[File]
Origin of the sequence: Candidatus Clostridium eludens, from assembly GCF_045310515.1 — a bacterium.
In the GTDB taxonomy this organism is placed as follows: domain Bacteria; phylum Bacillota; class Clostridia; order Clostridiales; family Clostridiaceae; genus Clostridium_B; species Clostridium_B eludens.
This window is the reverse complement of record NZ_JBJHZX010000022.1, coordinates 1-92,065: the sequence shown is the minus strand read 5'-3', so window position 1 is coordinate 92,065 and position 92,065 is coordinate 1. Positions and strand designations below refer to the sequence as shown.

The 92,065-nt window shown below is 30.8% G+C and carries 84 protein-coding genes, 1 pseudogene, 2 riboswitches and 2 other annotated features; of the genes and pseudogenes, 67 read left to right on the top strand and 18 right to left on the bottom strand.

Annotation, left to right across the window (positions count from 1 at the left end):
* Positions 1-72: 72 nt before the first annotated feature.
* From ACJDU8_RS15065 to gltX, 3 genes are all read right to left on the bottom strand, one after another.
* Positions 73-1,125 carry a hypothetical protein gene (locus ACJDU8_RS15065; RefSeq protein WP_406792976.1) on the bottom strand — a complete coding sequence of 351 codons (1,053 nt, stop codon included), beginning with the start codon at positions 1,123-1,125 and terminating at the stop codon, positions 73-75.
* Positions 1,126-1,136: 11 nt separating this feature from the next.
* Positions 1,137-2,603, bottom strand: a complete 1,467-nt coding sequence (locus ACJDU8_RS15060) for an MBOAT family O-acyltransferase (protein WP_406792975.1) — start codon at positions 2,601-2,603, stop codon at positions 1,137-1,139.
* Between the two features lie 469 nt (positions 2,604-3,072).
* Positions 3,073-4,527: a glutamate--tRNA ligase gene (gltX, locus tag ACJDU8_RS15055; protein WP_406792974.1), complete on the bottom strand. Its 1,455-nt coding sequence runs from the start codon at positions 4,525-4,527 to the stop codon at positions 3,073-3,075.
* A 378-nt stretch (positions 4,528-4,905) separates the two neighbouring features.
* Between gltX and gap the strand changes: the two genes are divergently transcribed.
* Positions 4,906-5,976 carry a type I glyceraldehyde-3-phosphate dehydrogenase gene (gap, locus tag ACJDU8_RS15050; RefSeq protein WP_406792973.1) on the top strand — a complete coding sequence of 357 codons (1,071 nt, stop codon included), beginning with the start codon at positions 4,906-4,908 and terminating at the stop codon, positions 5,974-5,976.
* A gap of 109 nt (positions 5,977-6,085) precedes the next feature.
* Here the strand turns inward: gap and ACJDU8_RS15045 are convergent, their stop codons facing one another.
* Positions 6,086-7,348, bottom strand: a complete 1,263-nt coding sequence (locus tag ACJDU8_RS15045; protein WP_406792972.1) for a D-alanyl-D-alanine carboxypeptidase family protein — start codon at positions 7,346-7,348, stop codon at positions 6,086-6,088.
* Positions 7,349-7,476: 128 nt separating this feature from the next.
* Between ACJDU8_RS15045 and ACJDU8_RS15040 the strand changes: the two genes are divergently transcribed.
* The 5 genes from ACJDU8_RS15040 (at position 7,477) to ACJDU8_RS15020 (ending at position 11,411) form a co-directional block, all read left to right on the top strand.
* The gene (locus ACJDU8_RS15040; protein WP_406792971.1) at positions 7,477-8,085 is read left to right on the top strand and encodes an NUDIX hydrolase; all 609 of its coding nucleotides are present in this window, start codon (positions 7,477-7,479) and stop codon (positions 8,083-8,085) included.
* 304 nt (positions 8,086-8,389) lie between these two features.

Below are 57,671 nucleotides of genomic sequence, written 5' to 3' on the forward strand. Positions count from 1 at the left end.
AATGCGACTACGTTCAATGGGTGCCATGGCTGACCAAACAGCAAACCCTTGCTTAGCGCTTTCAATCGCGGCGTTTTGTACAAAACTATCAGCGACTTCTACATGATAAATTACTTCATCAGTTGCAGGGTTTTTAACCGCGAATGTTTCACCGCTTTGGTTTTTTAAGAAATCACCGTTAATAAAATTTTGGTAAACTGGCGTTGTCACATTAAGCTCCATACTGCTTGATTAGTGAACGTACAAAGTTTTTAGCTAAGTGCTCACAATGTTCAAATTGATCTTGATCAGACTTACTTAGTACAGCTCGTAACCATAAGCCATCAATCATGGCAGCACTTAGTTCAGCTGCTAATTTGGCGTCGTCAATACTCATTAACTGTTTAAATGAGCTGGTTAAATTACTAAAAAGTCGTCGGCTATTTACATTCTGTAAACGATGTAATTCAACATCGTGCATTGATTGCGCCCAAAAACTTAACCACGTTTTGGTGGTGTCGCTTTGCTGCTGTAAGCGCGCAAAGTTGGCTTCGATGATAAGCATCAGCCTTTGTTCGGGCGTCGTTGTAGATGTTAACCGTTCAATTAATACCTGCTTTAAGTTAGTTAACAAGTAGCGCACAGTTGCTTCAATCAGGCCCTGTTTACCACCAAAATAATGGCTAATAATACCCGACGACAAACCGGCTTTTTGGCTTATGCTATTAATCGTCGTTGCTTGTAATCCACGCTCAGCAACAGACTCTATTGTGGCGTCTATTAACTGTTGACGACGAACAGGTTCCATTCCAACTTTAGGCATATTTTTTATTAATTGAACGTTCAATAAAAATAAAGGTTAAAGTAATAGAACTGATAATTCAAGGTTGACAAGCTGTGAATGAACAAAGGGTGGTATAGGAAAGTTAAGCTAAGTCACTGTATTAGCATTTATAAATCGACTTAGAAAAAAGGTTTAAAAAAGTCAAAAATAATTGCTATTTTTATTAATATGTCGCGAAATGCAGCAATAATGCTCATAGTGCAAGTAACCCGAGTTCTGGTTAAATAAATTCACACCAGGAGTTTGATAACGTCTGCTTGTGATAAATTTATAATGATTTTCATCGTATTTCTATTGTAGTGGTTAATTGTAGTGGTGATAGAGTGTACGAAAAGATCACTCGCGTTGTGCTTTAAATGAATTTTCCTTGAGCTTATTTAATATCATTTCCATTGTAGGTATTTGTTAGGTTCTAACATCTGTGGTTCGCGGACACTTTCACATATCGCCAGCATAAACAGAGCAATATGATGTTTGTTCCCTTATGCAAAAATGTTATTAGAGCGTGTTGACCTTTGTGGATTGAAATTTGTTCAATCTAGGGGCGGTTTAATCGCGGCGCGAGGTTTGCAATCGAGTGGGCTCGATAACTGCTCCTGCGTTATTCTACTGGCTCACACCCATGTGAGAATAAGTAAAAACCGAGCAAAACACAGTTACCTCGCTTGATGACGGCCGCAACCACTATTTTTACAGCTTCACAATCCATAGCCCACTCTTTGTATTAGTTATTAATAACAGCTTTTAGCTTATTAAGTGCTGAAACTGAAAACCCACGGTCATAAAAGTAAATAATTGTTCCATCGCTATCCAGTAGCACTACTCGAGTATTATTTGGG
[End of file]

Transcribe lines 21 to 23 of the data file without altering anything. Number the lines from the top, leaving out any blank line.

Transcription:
* The 5 genes from ACJDU8_RS15040 (at position 7,477) to ACJDU8_RS15020 (ending at position 11,411) form a co-directional block, all read left to right on the top strand.
* The gene (locus ACJDU8_RS15040; protein WP_406792971.1) at positions 7,477-8,085 is read left to right on the top strand and encodes an NUDIX hydrolase; all 609 of its coding nucleotides are present in this window, start codon (positions 7,477-7,479) and stop codon (positions 8,083-8,085) included.
* 304 nt (positions 8,086-8,389) lie between these two features.